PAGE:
Domingos Alvares, African Healing, and the Intellectual History of the Atlantic World

Domingos Alvares, African Healing, and the Intellectual History of the Atlantic World

Domingos Alvares, African Healing, and the Intellectual History of the Atlantic World

Domingos Alvares, African Healing, and the Intellectual History of the Atlantic World

Synopsis

Between 1730 and 1750, Domingos Alvares traversed the colonial Atlantic world like few Africans of his time--from Africa to South America to Europe. By tracing the steps of this powerful African healer and vodun priest, James Sweet finds dramatic means for unfolding a history of the eighteenth-century Atlantic world in which healing, religion, kinship, and political subversion were intimately connected.
Alvares treated many people across the Atlantic, yet healing was rarely a simple matter of remedying illness and disease. Through the language of health and healing, Alvares also addressed the profound alienation of warfare, capitalism, and the African slave trade. As a result, he and other African healers frequently ran afoul of imperial power brokers. Nevertheless, even the powerful suffered isolation in the Atlantic world and often turned to African healers for answers. In this way, healers simultaneously became fierce critics of Atlantic imperialism and expert translators of it, adapting their therapeutic strategies in order to secure social relevance and even power. By tracing Alvares' frequent uprooting and border crossing, Sweet illuminates how African healing practices evolved in the diaspora, contesting the social and political hierarchies of imperialism while also making profound impacts on the intellectual discourse of the "modern" Atlantic world.

Excerpt

Early on the morning of August 12, 1743, in the jails of the Portuguese Holy Office in Lisbon, guards awakened Domingos Álvares, removed him from his cell, and delivered him to the custody of Inquisitor Manuel Varejão e Távora. In the presence of two deputies and a notary, Távora asked Domingos to confess his sins. Domingos answered that he had nothing more to confess. Távora immediately ordered Domingos into the building’s cellar, the Sala do Tormento, where “the doctors, surgeons, and other ministers in the execution of the torment were called and sworn in.” The deputies stripped Domingos naked and threw him on the rack (potro). In a last attempt to elicit a confession, the notary warned Domingos that “if the torment killed him or broke his bones … it would be his fault, and his fault alone, and not that of the Inquisitors and other ministers, who judged his case according to its merits.” The notary’s report gives no indication that Domingos responded. Lying face up on the wooden rack, eight leather cords tied snugly around his arms and legs, Domingos waited for the executioner to turn the wheel, tightening the cords of the apparatus. With each turn, a new order of pain— first, the strangling of circulation and subsequent deadening of the hands and feet; next, the penetration of the straps through the naked flesh, lacerating down to the bone; finally, if necessary, the tightening of the straps until they crushed the very bone. After fifteen minutes of this excruciating torture, Domingos cried out for Jesus and the Virgin Mary, prompting Távora to bring an end to the proceedings. Just eleven days later, the Inquisitors sentenced Domingos to public whipping and four years exile in the Portuguese village of Castro Marim; he was judged guilty of heresy, apostasy, and entering into a pact with the Devil.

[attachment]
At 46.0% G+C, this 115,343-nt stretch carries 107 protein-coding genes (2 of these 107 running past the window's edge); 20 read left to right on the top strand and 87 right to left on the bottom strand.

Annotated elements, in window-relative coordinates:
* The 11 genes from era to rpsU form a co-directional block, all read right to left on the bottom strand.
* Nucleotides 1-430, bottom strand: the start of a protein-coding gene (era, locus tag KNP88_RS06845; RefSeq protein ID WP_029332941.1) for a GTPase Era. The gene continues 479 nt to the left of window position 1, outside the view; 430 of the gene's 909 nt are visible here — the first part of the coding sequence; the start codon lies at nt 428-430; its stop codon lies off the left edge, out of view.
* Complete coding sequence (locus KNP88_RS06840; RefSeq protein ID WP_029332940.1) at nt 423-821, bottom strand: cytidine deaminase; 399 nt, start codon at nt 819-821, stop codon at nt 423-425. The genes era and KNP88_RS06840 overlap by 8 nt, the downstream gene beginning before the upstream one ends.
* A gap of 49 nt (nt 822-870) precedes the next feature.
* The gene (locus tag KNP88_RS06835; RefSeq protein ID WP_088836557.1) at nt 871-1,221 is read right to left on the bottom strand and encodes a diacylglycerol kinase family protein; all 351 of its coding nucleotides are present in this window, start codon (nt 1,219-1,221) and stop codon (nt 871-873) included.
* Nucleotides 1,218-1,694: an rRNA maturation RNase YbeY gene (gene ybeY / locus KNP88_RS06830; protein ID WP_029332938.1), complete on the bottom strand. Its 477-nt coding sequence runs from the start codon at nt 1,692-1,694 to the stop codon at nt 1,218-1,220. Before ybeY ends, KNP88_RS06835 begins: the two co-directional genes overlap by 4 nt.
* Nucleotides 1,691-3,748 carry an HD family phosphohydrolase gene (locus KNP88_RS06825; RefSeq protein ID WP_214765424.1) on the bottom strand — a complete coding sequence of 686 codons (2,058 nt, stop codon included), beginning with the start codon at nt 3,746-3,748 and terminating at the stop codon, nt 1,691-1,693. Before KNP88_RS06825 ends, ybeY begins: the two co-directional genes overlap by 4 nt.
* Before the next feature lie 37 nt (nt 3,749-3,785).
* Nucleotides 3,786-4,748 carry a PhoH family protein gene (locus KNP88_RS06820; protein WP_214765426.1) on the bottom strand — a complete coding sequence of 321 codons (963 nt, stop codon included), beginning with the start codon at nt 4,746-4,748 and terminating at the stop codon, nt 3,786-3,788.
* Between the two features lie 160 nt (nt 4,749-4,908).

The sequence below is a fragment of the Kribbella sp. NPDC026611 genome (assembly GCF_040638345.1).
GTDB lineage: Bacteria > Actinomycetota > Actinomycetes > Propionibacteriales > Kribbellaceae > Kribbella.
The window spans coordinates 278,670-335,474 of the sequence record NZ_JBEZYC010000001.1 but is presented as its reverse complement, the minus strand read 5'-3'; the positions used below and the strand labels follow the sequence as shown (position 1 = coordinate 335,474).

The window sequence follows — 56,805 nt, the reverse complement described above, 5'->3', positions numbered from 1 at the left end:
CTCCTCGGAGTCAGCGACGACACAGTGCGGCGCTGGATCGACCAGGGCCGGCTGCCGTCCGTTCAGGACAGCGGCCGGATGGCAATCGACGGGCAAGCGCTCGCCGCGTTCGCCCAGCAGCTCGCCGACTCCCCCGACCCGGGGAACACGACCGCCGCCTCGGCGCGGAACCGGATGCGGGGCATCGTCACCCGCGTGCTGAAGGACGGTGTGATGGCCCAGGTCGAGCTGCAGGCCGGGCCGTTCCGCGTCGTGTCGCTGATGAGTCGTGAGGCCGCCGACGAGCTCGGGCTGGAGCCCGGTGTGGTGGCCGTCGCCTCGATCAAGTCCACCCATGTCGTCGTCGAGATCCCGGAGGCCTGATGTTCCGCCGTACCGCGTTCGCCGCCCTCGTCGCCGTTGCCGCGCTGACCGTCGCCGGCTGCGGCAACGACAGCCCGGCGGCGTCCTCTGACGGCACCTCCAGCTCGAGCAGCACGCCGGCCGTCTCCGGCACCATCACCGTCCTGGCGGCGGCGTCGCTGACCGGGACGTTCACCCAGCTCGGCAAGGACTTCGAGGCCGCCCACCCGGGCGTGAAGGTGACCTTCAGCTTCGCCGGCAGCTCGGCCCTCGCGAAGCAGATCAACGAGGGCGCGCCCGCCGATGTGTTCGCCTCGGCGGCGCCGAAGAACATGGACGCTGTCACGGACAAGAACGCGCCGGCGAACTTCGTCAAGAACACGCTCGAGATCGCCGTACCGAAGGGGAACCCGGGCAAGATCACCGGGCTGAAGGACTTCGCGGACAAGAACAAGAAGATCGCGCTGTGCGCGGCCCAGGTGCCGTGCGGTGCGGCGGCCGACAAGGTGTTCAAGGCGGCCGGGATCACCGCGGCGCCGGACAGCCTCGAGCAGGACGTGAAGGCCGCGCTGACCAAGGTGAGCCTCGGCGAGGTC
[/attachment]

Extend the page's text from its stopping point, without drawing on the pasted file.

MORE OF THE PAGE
How did Domingos Álvares, a recently manumitted African slave, find himself in such a dire predicament? What were the circumstances that led to his arrival in Lisbon, the bizarre accusations against him, and his eventual banishment to a Portuguese frontier outpost? The answers to these questions lie at the intersection of some of the most salient issues relating to the history of the eighteenth-century Atlantic world, a world Domingos traveled far more extensively than most people of his time. From 1730 to . . .

Search by... Author
Show... All Results Primary Sources Peer-reviewed

Oops!

An unknown error has occurred. Please click the button below to reload the page. If the problem persists, please try again in a little while.